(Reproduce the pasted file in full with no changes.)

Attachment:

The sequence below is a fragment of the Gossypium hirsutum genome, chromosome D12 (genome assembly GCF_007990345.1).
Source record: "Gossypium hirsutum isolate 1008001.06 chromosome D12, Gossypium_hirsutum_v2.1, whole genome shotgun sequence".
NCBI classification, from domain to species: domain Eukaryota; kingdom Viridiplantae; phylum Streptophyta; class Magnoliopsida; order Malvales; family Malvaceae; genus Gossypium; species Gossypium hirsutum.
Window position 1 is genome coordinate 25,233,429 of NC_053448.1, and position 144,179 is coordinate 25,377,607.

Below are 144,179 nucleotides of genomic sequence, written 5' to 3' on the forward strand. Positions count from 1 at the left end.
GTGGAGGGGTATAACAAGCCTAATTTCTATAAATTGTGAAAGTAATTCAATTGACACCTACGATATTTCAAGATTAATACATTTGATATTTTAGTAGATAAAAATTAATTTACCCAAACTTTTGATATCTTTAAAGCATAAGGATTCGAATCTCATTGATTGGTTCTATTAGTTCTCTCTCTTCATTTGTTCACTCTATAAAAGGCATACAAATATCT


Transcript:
The sequence below is a fragment of the Gossypium hirsutum genome, chromosome D12 (genome assembly GCF_007990345.1).
Source record: "Gossypium hirsutum isolate 1008001.06 chromosome D12, Gossypium_hirsutum_v2.1, whole genome shotgun sequence".
NCBI classification, from domain to species: domain Eukaryota; kingdom Viridiplantae; phylum Streptophyta; class Magnoliopsida; order Malvales; family Malvaceae; genus Gossypium; species Gossypium hirsutum.
Window position 1 is genome coordinate 25,233,429 of NC_053448.1, and position 144,179 is coordinate 25,377,607.

Below are 144,179 nucleotides of genomic sequence, written 5' to 3' on the forward strand. Positions count from 1 at the left end.
GTGGAGGGGTATAACAAGCCTAATTTCTATAAATTGTGAAAGTAATTCAATTGACACCTACGATATTTCAAGATTAATACATTTGATATTTTAGTAGATAAAAATTAATTTACCCAAACTTTTGATATCTTTAAAGCATAAGGATTCGAATCTCATTGATTGGTTCTATTAGTTCTCTCTCTTCATTTGTTCACTCTATAAAAGGCATACAAATATCT